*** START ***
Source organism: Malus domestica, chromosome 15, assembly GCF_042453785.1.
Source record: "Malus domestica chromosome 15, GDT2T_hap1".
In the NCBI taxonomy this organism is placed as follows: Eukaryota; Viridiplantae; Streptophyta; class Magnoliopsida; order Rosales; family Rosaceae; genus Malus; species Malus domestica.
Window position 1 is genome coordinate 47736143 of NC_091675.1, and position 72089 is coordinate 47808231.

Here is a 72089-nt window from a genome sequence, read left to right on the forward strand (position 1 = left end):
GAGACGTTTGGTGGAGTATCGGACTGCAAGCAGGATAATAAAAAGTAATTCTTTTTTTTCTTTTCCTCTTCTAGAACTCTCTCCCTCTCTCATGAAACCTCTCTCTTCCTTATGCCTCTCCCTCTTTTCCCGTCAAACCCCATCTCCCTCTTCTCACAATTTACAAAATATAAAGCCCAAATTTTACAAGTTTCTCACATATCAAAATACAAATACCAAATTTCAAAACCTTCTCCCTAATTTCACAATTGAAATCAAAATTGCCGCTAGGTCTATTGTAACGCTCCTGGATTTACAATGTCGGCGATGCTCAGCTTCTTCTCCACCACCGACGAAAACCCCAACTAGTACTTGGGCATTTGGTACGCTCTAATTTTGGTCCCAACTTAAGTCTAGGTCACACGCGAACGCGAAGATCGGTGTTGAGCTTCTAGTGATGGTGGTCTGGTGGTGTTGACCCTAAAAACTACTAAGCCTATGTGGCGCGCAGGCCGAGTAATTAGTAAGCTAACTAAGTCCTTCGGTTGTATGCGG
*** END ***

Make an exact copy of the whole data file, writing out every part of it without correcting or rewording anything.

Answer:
Source organism: Malus domestica, chromosome 15, assembly GCF_042453785.1.
Source record: "Malus domestica chromosome 15, GDT2T_hap1".
In the NCBI taxonomy this organism is placed as follows: Eukaryota; Viridiplantae; Streptophyta; class Magnoliopsida; order Rosales; family Rosaceae; genus Malus; species Malus domestica.
Window position 1 is genome coordinate 47736143 of NC_091675.1, and position 72089 is coordinate 47808231.

Here is a 72089-nt window from a genome sequence, read left to right on the forward strand (position 1 = left end):
GAGACGTTTGGTGGAGTATCGGACTGCAAGCAGGATAATAAAAAGTAATTCTTTTTTTTCTTTTCCTCTTCTAGAACTCTCTCCCTCTCTCATGAAACCTCTCTCTTCCTTATGCCTCTCCCTCTTTTCCCGTCAAACCCCATCTCCCTCTTCTCACAATTTACAAAATATAAAGCCCAAATTTTACAAGTTTCTCACATATCAAAATACAAATACCAAATTTCAAAACCTTCTCCCTAATTTCACAATTGAAATCAAAATTGCCGCTAGGTCTATTGTAACGCTCCTGGATTTACAATGTCGGCGATGCTCAGCTTCTTCTCCACCACCGACGAAAACCCCAACTAGTACTTGGGCATTTGGTACGCTCTAATTTTGGTCCCAACTTAAGTCTAGGTCACACGCGAACGCGAAGATCGGTGTTGAGCTTCTAGTGATGGTGGTCTGGTGGTGTTGACCCTAAAAACTACTAAGCCTATGTGGCGCGCAGGCCGAGTAATTAGTAAGCTAACTAAGTCCTTCGGTTGTATGCGG